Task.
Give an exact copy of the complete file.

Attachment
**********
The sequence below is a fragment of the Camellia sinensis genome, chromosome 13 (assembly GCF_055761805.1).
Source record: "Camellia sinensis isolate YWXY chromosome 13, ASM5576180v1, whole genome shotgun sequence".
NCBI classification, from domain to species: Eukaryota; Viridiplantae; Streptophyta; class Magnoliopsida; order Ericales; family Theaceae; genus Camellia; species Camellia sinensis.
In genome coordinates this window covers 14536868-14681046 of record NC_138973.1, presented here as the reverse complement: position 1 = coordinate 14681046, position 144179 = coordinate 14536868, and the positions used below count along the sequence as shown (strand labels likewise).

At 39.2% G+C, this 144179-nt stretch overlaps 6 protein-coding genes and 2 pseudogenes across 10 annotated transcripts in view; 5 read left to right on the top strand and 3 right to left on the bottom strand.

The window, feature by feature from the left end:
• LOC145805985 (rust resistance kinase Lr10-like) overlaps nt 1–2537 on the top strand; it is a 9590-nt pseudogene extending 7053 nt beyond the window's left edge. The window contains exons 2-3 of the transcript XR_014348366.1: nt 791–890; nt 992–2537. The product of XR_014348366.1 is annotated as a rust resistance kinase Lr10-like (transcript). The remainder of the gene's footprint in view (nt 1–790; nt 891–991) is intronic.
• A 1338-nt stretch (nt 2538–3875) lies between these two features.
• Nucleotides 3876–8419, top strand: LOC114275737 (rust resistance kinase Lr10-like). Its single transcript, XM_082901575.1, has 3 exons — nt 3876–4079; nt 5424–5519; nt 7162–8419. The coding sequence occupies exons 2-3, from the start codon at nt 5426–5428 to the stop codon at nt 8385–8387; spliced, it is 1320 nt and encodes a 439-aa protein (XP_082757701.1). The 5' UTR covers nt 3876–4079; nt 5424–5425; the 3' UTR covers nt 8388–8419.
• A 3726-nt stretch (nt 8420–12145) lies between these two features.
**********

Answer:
The sequence below is a fragment of the Camellia sinensis genome, chromosome 13 (assembly GCF_055761805.1).
Source record: "Camellia sinensis isolate YWXY chromosome 13, ASM5576180v1, whole genome shotgun sequence".
NCBI classification, from domain to species: Eukaryota; Viridiplantae; Streptophyta; class Magnoliopsida; order Ericales; family Theaceae; genus Camellia; species Camellia sinensis.
In genome coordinates this window covers 14536868-14681046 of record NC_138973.1, presented here as the reverse complement: position 1 = coordinate 14681046, position 144179 = coordinate 14536868, and the positions used below count along the sequence as shown (strand labels likewise).

At 39.2% G+C, this 144179-nt stretch overlaps 6 protein-coding genes and 2 pseudogenes across 10 annotated transcripts in view; 5 read left to right on the top strand and 3 right to left on the bottom strand.

The window, feature by feature from the left end:
• LOC145805985 (rust resistance kinase Lr10-like) overlaps nt 1–2537 on the top strand; it is a 9590-nt pseudogene extending 7053 nt beyond the window's left edge. The window contains exons 2-3 of the transcript XR_014348366.1: nt 791–890; nt 992–2537. The product of XR_014348366.1 is annotated as a rust resistance kinase Lr10-like (transcript). The remainder of the gene's footprint in view (nt 1–790; nt 891–991) is intronic.
• A 1338-nt stretch (nt 2538–3875) lies between these two features.
• Nucleotides 3876–8419, top strand: LOC114275737 (rust resistance kinase Lr10-like). Its single transcript, XM_082901575.1, has 3 exons — nt 3876–4079; nt 5424–5519; nt 7162–8419. The coding sequence occupies exons 2-3, from the start codon at nt 5426–5428 to the stop codon at nt 8385–8387; spliced, it is 1320 nt and encodes a 439-aa protein (XP_082757701.1). The 5' UTR covers nt 3876–4079; nt 5424–5425; the 3' UTR covers nt 8388–8419.
• A 3726-nt stretch (nt 8420–12145) lies between these two features.